Historic Armenian Houses in Mush to Be Demolished
YEREVAN (Armenpress)—Historical Armenian houses that remain standing almost a century after the destruction of Armenian towns in Turkey’s Mush Province are set to be demolished for new construction, with the exception of three to five houses, which may be formally taken under state protection, according to Turkey’s Aykiridogrular.com news website, reports Armenpress.
According to the website, Turkey’s Ministry of Tourism and Culture aims to reconstruct the three to five of the Armenian houses and take them under state protection.
As reported earlier by the Turkish media, Turkey’s Housing Development Administration (TOKI) intends to build some 864 residential houses and 107 offices in the place of Armenian houses in the Kale District of Mush. The TOKI says it has garnered the support of 85% of the local population to carry out reconstruction work on the territory, which makes up about 15 acres
Many of the local population of the Kale District refuse to take the money offered by the Housing Development Administration to leave their homes. However, TOKI representatives have announced that they will demolish the houses in any case and that, if the population does not vacate voluntarily, their goods, too, will remain under rubble.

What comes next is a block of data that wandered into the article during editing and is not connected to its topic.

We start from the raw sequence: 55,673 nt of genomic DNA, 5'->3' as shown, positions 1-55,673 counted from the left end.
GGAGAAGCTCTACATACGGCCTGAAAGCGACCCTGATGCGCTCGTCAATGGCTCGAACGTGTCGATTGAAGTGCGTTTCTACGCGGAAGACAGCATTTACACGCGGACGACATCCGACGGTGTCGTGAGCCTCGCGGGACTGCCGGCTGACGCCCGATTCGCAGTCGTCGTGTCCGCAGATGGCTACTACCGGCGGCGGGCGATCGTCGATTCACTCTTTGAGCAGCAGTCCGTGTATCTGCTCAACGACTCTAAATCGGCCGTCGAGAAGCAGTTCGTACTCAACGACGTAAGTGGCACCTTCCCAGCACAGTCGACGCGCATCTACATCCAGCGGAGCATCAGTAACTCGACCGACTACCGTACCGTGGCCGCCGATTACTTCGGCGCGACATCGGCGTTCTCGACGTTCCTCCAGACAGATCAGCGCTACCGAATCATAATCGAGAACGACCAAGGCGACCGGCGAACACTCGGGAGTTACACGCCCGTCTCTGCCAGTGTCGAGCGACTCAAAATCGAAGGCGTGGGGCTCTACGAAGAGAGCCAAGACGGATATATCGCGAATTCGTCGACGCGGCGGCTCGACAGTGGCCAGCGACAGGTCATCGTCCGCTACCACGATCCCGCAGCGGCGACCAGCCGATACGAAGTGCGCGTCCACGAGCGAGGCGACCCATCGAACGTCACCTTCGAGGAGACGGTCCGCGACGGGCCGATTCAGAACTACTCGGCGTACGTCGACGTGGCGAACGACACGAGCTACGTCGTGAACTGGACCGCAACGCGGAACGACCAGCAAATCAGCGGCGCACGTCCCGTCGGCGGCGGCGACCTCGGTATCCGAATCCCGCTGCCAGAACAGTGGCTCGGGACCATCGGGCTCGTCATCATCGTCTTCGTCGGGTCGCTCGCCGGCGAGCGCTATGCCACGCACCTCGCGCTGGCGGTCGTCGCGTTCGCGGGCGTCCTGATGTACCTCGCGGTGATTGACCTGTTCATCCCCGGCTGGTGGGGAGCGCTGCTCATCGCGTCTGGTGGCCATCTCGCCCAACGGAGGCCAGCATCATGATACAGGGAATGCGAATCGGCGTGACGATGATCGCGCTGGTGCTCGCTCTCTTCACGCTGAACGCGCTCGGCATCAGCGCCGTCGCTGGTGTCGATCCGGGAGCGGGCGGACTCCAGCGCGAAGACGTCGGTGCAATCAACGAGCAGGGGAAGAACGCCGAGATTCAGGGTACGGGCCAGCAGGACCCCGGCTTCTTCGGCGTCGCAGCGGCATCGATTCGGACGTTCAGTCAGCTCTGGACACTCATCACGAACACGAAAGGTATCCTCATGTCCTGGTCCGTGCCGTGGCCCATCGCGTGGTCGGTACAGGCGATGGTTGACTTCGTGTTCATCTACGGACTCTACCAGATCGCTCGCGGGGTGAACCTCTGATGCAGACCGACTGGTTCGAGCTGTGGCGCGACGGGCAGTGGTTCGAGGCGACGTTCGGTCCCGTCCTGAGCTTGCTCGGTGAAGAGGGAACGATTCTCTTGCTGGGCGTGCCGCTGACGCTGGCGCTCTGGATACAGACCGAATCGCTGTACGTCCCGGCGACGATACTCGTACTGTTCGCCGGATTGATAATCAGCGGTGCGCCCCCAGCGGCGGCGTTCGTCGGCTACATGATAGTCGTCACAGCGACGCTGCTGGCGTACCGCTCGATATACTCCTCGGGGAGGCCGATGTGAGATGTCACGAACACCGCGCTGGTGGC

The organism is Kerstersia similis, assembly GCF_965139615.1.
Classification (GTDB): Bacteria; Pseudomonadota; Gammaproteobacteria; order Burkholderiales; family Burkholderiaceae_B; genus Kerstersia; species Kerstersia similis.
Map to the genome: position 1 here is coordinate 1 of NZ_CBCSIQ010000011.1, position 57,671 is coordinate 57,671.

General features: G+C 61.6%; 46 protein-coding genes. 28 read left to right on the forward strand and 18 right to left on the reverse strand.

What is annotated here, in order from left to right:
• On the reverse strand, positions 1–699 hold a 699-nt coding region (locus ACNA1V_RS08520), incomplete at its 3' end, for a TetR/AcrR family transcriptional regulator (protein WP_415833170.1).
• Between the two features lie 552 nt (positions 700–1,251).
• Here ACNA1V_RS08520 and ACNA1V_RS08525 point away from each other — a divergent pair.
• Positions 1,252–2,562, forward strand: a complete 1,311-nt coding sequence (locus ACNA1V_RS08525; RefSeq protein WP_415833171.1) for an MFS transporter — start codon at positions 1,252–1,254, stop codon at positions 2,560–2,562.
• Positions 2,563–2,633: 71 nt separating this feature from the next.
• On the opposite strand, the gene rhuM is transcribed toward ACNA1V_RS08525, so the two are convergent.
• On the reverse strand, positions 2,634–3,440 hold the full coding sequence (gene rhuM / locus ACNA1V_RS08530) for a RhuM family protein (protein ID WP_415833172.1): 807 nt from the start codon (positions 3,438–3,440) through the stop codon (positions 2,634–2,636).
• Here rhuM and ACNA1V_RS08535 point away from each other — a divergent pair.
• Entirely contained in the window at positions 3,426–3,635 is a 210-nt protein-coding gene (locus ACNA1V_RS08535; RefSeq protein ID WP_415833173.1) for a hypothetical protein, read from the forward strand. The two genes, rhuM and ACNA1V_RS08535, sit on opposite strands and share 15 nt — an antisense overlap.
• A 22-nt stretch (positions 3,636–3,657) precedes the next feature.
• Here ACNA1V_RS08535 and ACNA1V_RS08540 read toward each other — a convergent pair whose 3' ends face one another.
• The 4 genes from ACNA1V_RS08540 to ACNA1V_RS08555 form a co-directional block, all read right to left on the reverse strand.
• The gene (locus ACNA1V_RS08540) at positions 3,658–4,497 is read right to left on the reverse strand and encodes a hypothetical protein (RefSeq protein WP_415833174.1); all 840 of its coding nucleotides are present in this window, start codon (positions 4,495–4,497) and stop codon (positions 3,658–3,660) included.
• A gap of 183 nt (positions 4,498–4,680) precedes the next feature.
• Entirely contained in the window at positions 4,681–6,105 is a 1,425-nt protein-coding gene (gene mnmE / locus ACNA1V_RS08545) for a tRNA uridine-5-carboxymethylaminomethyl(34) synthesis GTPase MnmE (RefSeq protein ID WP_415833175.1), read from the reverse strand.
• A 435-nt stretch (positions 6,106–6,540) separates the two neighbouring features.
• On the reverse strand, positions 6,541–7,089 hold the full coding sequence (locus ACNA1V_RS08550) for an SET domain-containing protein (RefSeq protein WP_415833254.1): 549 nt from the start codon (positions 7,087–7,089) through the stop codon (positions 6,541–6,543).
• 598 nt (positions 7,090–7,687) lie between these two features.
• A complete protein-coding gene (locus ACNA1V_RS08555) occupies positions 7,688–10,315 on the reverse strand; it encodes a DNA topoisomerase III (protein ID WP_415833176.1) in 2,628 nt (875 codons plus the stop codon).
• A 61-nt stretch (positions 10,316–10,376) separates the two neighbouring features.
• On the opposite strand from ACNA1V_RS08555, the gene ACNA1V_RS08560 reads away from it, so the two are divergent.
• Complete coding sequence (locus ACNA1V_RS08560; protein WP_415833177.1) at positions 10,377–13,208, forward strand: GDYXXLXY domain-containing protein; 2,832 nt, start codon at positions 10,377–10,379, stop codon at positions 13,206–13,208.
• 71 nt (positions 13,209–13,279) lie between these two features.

An electronic petition has been organized against the demolition of the historic Armenian houses in the Mush Province, the initiators of which wish to prohibit the destruction of the last Armenian historical traces in Mush.
“Armenians, Greeks and Assyrians are being subjected to genocide. The process, launched by the genocide in 1915, is currently continuing as a cultural and economic genocide. To kill a culture means to kill a part of mankind. It is a historical genocide,” says the petition’s statement.
The confiscation of properties from minority communities dates back to the early days of the Turkish Republic. The 1936 Law on Foundations, known as the 1936 Declaration, ordered all communities to submit a property declaration, listing immovable and other properties owned by each and every foundation in the community. Following the death of the nation’s founder Mustafa Kemal Atatürk, those property declarations were forgotten.
When the Cyprus problem escalated in the 1970s, the General Directorate of Foundations expropriated all immovable property from community foundations acquired after 1936. These expropriation acts were in violation of both the Lausanne agreement and property rights.